One growing concern we have in America is the inability of our youth to grow up. From the previews for the movie “Failure to Launch”, I am guessing that this isn’t too big of a secret that this is true.
Last week, my 18 year old son came home and said that in his high school sociology class the teacher said that it is now very common for college graduates to move back in with their parents since the economy is so tough. I wanted to yelled “What??!!”. Our teachers are perpetuating this failure to mature by blaming it on the economy? Now, I have yet to reach this stage of life and I have seen in my own life that I often have to eat my words when it comes to stages of life that I have not yet been through. But I could not help when I read my Bible this morning thinking that the Word always has the answers….
Hebrews 5:14 “But solid food is for the mature, who by constant use have trained themselves to distinguish good from evil.” NIV
“Solid food is for the mature”. Maybe this “failure to launch” as to do with the fact that that we, as parents, (and yes I am including myself in this group as a parent of an 18 year old) are not allowing our kids to have to get in there and figure things out. Maybe, because we are afraid to let them fail, we are busy distinguishing good from evil for them and so, we find ourselves with young adults who are not as mature as they should be.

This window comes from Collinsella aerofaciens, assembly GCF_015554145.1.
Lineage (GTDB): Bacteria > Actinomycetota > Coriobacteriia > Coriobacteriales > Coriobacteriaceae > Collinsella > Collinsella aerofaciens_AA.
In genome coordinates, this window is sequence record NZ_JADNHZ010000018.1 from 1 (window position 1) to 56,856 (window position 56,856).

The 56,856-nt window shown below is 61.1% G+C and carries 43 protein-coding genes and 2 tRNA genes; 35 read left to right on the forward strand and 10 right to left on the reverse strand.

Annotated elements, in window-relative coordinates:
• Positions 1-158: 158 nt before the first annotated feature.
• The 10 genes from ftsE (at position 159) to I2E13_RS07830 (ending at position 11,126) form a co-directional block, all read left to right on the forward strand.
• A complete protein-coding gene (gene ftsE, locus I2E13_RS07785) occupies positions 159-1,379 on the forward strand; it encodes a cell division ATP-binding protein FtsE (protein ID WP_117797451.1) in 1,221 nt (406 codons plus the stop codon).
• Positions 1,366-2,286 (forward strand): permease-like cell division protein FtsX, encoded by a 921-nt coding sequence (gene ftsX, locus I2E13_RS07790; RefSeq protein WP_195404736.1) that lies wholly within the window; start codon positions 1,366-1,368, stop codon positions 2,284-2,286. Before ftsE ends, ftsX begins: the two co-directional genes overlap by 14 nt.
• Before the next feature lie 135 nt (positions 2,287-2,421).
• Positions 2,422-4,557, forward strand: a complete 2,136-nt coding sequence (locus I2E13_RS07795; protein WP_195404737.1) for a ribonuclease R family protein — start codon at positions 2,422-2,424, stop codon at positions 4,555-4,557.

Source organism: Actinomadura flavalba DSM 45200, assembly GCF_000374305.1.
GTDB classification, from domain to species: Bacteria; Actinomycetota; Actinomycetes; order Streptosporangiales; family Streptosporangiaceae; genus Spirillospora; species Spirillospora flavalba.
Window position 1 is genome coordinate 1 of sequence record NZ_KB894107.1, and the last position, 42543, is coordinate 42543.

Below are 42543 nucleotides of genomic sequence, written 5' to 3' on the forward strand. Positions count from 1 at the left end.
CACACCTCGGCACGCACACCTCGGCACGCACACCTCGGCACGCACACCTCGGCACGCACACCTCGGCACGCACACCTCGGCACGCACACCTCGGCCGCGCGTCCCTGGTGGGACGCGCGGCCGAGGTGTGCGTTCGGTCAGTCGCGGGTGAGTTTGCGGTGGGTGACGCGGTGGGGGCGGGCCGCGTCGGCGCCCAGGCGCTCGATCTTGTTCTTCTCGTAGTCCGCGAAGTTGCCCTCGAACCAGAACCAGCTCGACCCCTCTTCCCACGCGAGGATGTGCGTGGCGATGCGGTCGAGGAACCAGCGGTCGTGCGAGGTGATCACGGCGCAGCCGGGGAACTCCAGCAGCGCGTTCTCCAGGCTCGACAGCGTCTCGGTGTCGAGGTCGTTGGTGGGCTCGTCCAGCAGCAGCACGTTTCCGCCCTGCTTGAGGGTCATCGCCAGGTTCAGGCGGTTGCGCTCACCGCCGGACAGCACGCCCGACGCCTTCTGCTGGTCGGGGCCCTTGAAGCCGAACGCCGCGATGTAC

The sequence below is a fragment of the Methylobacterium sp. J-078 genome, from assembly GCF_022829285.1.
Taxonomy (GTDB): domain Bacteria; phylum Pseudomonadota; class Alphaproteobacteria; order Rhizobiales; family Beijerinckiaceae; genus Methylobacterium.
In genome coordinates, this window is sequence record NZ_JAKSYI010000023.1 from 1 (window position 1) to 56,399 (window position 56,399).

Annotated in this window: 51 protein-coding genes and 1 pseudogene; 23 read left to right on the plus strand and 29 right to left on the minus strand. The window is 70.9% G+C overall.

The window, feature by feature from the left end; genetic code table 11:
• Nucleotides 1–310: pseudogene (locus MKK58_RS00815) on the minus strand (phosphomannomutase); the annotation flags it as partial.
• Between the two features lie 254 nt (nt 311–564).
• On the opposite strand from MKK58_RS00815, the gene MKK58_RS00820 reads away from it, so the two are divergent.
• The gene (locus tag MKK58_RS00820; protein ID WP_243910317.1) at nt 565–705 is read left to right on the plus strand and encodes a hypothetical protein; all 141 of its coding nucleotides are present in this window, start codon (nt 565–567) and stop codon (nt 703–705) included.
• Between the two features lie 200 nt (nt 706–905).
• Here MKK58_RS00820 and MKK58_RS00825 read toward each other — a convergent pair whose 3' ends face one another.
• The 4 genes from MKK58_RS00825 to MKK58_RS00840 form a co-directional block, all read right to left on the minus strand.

I believe that the key in this verse is the words “by constant use”. In my posts on Monday entitled “Should I Say “Yes” or Should I Say “No”?, I talked about decision making. Are we giving our kids opportunities to make decisions? Are we allowing them “by constant use” to be trained to distinguish good from evil? To figure out how to make decisions and make this thing called life work?
I know, as Greg and I are in the middle of helping Zach figure out how to go to this thing called college, there is a huge part of me that wants to fix it all. I can, but does that mean I should? Part of me wants to step up, make the next four years of his life “good” and make sure he gets out debt free. Sounds good, right? That’s what we would have wanted for ourselves and so that is what we do for our kids, right? Or is that not really what is best for them? In the long run, who is better off; the student who had it given to him or the one who had to get after it and make it happen? Growing up in the ’80’s in the depressed farm economy of Iowa, I know that I learned an awful lot about how to make a dollar stretch (you just don’t spend a dollar that you had to detassel corn to get!)
I certainly don’t have all of the answers. What I do know is that one of my goals as my son’s parent is that one day my son will not only be a man who makes his own decisions, but also will be a man who makes good and mature decisions for himself, for the family that he will one day provide and care for and for those who are in his sphere of influence.
(Speaking of, that son has his last high school rugby game tonight? Where did all those years go???